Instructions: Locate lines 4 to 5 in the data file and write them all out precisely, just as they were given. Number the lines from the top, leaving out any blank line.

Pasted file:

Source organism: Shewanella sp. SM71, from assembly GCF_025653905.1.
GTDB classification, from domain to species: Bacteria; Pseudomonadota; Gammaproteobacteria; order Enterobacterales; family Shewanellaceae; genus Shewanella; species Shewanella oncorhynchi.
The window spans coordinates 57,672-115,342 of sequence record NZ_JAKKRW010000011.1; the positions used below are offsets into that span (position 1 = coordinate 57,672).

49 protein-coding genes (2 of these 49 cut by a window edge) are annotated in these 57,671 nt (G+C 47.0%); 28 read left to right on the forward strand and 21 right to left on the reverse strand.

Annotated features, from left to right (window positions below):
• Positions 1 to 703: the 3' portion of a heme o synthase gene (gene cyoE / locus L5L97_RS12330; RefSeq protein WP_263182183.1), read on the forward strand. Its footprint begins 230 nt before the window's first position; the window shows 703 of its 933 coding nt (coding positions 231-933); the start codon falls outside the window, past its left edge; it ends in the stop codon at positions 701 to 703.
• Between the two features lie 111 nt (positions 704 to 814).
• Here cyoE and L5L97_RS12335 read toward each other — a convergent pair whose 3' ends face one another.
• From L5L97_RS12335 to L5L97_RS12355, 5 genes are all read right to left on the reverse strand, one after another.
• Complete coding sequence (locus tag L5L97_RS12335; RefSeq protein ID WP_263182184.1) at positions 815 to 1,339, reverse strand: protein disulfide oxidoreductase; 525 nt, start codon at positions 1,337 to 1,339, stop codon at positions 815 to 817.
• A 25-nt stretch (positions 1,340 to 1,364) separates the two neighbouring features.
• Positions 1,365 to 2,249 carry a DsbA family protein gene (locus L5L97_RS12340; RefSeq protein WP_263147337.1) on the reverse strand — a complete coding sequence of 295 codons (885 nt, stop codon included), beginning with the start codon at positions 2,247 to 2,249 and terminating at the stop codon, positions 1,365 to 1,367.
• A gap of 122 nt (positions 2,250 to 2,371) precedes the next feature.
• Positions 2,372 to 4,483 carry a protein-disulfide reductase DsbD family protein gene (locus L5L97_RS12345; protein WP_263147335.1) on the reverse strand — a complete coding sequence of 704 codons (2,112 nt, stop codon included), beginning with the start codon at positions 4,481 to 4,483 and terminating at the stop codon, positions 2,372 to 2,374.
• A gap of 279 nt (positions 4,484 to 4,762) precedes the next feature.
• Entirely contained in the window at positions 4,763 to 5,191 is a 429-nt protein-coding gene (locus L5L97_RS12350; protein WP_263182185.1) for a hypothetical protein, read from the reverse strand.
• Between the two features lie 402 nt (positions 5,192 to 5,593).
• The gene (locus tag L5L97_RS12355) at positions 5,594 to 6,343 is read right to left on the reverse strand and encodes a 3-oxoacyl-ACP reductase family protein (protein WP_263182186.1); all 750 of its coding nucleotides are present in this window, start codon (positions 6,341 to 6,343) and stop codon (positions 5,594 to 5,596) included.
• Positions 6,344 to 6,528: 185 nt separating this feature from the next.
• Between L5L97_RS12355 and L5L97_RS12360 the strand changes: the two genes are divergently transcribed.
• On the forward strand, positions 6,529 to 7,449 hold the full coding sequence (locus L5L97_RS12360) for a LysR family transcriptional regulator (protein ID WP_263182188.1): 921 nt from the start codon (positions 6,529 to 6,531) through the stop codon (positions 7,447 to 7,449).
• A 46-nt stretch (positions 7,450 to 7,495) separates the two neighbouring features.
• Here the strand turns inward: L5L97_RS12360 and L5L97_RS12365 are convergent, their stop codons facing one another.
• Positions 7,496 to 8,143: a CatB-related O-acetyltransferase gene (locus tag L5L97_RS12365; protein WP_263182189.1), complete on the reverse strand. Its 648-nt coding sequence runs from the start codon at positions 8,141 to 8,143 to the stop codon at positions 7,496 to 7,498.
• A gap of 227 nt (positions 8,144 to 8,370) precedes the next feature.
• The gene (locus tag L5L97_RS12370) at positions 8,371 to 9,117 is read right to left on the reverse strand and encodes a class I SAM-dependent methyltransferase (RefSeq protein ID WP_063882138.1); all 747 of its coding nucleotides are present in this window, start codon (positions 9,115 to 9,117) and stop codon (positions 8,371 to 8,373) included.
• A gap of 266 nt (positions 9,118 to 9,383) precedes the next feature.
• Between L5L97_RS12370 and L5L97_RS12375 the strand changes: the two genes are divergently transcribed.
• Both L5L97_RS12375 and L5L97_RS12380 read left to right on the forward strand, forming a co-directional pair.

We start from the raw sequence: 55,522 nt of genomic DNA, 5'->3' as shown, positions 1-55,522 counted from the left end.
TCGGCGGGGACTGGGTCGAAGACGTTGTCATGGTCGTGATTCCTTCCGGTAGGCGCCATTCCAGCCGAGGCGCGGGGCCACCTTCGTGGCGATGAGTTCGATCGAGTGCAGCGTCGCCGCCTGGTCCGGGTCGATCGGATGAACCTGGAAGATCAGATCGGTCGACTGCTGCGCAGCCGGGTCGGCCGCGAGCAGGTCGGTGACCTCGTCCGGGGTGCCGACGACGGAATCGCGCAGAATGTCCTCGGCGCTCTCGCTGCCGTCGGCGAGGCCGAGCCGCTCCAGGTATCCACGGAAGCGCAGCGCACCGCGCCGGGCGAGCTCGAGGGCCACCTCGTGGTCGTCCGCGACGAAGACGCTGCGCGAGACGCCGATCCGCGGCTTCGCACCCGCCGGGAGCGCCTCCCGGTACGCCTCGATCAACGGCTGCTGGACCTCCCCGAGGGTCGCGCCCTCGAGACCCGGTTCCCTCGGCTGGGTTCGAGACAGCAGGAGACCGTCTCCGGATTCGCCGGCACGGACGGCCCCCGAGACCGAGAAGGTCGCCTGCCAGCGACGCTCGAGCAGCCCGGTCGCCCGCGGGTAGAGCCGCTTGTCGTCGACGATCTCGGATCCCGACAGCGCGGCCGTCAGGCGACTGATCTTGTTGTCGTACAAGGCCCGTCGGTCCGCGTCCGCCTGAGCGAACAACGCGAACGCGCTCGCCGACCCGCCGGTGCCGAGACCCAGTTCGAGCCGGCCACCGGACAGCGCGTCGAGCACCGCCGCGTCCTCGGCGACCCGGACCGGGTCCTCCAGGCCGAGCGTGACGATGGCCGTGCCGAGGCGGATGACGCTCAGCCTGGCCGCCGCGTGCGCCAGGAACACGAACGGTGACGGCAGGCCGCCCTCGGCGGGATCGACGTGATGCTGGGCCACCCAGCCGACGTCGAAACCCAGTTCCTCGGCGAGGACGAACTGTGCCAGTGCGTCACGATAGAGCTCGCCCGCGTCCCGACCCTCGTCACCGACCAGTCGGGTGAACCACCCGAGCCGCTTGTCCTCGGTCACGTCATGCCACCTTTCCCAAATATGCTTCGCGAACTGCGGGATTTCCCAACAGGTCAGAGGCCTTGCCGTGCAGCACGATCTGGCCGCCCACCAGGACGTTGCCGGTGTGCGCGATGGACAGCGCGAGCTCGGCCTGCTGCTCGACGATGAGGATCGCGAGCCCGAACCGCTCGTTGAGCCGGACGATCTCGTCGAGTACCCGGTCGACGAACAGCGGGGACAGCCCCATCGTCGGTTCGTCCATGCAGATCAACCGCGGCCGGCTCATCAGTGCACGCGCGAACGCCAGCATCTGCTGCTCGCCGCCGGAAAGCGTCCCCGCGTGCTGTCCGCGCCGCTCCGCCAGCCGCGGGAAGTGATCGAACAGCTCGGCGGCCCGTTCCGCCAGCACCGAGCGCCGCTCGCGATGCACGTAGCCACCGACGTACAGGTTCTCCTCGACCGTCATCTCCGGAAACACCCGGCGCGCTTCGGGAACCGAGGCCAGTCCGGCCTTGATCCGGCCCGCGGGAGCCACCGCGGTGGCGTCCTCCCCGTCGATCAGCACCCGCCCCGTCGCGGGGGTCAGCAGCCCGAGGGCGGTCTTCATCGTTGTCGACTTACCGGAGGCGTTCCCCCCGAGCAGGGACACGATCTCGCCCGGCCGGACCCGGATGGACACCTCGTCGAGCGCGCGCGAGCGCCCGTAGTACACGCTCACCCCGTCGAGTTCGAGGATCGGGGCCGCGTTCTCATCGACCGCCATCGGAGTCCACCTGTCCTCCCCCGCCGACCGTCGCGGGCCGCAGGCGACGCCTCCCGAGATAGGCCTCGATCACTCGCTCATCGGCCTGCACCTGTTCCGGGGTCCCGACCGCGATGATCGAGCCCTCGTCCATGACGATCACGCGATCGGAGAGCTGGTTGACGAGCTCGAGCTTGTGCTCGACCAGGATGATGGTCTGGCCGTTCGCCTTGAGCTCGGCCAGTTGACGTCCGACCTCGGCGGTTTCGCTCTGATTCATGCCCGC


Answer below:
49 protein-coding genes (2 of these 49 cut by a window edge) are annotated in these 57,671 nt (G+C 47.0%); 28 read left to right on the forward strand and 21 right to left on the reverse strand.

Annotated features, from left to right (window positions below):